FacebookTwitterGoogle+RedditEmail

A Ray of Hope for Labor

by DAVID MACARAY

All things considered, Secretary of Labor Hilda Solis has had an impressive rookie year.  Not only has the former California congresswoman garnered praise from labor, immigration, human rights and other progressive groups, the case can be made that, of all 16 members of President Obama’s Cabinet, her performance—low-key and “unglamorous” as it was—has been the most impressive.

Consider:  With Solis at the helm, British Petroleum (BP), the fifth-largest corporation in the world, received the stiffest fine in OSHA’s 39-year history:  a whopping $87,430,000.  BP was found guilty of “egregious” and “willful violations” for repeatedly failing to fix safety problems at its sprawling Texas City oil refinery, following a massive explosion in 2005.

While government oversight agencies are renowned for dragging their feet in investigations and chickening out when it comes to punishment, Solis didn’t hesitate to fire a salvo across the bow of Corporate America.   By slapping BP with an $87 million fine, she showed she was serious about the changing the dynamic of employee-employer relations in regard to workplace safety.

Compare this attitude with that of Elaine Chao, Bush’s Secretary of Labor (former Peace Corps Director and wife of Kentucky senator Mitch McConnell), who, through incompetence, inaction and complicity, was judged to have set the labor movement back a quarter-century.  To make matters worse, she served two full terms, the most for any Secretary of Labor since FDR’s Frances Perkins.  A Labor Secretary can undo a lot of good in eight years.

It was Chao, the free-market zealot and ultra-ambitious career administrator, who accepted the notion that “Business can police itself,” a goofy management philosophy that’s been peddled for decades by the U.S. Chamber of Commerce and the Heritage Foundation, among others.  Any student of human nature could have told her that such a philosophy can’t work.

Even the country’s prestigious military academies, steeped as they are in tradition, were forced to modify their “honor codes” after several embarrassing cheating scandals. How could anyone seriously expect some half-baked honor system tied to the profit motive to succeed?  Indeed, it was this same anti-regulation policy that Wall Street has been spouting for years (“Leave us experts alone and we’ll make money for everyone”), and look how that puppy turned out.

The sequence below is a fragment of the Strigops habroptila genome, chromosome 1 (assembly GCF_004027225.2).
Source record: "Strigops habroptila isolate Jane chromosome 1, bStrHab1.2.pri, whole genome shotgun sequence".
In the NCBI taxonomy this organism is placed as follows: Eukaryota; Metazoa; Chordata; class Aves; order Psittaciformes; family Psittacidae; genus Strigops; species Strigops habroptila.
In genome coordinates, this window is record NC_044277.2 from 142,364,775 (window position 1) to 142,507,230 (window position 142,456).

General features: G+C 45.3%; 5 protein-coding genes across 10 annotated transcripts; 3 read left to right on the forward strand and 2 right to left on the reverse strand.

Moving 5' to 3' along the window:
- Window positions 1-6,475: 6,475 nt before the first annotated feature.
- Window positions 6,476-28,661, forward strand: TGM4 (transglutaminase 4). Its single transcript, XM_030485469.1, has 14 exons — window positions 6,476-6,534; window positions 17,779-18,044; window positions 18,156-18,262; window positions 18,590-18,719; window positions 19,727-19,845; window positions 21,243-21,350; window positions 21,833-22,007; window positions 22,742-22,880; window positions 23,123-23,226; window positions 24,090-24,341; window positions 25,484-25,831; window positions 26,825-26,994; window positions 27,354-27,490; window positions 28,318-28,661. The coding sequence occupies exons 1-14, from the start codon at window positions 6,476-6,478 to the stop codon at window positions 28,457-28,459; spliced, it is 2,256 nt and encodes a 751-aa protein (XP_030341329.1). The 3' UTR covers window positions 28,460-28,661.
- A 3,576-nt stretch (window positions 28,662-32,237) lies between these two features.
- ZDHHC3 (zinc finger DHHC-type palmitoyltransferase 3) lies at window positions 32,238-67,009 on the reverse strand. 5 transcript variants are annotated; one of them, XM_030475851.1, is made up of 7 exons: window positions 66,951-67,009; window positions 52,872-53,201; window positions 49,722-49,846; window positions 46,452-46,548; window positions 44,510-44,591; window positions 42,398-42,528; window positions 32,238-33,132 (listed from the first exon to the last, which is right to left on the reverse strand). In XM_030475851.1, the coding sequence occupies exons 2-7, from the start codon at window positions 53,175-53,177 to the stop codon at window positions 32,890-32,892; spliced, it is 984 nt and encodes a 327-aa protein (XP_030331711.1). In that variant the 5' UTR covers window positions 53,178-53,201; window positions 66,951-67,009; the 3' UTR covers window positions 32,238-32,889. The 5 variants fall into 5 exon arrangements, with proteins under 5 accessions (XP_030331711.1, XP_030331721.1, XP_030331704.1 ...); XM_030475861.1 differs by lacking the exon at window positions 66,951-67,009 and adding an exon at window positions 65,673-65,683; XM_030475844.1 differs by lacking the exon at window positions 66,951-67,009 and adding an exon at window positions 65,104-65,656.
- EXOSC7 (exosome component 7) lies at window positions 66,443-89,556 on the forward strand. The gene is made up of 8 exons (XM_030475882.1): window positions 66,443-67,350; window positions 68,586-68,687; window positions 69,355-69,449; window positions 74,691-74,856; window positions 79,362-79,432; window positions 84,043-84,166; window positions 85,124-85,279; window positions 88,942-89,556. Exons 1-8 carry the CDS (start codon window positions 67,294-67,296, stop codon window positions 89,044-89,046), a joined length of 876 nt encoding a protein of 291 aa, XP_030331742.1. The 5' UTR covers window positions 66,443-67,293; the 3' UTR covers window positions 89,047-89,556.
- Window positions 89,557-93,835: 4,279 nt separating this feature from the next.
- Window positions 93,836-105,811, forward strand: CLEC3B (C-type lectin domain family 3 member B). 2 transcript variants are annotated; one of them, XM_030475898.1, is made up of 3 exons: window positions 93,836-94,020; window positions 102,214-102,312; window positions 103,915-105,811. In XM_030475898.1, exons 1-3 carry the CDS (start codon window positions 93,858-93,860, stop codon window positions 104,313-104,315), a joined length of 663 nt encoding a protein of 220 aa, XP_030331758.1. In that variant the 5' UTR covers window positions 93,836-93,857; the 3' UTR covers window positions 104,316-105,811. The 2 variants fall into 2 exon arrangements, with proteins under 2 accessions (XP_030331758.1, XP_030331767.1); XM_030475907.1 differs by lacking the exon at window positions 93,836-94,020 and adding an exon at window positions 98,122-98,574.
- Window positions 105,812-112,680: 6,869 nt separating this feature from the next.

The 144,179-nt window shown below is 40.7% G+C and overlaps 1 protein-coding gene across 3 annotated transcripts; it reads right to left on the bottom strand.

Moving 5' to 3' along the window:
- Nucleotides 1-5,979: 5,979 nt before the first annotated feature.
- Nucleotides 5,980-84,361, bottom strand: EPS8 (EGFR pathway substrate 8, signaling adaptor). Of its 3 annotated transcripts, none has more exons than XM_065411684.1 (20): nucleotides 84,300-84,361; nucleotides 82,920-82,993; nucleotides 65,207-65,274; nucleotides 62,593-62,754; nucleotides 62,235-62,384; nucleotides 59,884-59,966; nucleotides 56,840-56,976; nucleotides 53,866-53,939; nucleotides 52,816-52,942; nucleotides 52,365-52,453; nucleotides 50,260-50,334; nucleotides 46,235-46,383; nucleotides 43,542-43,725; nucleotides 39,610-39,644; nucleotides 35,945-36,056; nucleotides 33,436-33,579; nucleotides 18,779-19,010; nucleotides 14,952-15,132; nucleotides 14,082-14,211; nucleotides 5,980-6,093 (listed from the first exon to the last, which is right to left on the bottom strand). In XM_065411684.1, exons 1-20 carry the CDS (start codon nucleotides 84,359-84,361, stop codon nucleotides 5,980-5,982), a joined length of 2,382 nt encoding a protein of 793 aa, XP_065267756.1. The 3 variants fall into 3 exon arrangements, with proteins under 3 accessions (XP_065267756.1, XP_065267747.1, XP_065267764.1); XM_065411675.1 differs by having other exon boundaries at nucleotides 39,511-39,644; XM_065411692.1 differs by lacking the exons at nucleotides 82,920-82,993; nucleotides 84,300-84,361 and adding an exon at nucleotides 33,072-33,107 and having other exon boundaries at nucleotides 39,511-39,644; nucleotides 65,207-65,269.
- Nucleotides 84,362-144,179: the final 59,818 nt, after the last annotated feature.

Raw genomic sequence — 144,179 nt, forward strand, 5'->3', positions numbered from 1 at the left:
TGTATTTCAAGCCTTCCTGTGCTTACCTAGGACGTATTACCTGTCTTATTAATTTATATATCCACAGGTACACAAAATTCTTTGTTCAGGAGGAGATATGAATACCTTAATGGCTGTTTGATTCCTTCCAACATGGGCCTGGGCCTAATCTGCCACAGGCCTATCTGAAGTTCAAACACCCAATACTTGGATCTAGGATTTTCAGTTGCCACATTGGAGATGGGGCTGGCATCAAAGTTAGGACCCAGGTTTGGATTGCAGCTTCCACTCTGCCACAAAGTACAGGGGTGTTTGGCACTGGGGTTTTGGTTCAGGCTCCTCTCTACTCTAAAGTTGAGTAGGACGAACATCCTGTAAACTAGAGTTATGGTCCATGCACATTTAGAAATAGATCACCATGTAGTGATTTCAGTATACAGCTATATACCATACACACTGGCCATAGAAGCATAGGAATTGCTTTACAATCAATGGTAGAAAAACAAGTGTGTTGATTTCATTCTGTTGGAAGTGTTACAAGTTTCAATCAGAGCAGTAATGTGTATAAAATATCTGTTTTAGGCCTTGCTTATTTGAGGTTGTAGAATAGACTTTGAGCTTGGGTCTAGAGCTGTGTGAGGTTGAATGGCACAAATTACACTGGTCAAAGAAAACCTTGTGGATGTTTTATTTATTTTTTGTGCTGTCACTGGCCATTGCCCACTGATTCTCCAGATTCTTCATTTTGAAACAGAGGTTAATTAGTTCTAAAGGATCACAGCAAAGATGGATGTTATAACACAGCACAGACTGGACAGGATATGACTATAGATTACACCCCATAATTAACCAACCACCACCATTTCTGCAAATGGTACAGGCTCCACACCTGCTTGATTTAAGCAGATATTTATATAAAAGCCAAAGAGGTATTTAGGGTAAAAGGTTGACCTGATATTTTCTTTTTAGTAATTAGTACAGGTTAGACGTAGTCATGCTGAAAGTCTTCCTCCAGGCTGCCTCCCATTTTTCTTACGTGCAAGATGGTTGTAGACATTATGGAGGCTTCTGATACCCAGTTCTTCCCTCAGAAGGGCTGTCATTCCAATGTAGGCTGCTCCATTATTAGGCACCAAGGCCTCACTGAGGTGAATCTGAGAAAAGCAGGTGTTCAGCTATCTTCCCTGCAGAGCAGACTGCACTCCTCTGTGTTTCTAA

Safety doesn’t come cheap.  It costs money to establish and maintain a safe workplace, which is why union shops have better safety records than non-union shops (e.g., approximately 90% of mining accidents occur in non-union mines). Yet, astonishingly, businesses were able to convince Secretary Chao that, without interference or regulation, they could be relied upon to do everything in their power—including spending all the money necessary—to a ensure a safe facility.  As Bernie Madoff famously said, “You’re just going to have to trust me.”

Solis is also focusing on employee compensation abuses.  Each year there are hundreds of thousands of cases of restaurant, janitorial and low-end industrial employees being cheated out of their wages by unscrupulous employers.  They get away with this because the majority of these employees are Hispanic immigrants who fear losing their jobs if they complain too loudly or attempt to contact an outside agency.

The level of hypocrisy (to say nothing of the greed quotient) is staggering. You have businessmen who eagerly join flag-waving Republicans in railing against undocumented immigrants, but who continue to hire these workers, continue to pay them less than the federal minimum wage ($7.25 per hour), and—cheap bastards that they are—continue to systematically cheat them out of their hours, knowing they won’t go complaining to the state.

While immigrants are among the most victimized workers, they are by no means the exclusive target.  It was only a couple of years ago that Walmart, the world’s largest and highest profile retailer, was forced to pay $640 million in back wages.  The settlement was the result of 63 class-action lawsuits filed by Walmart employees for overtime hours worked but not paid (something that could never, ever happen in a union shop, not in a million years).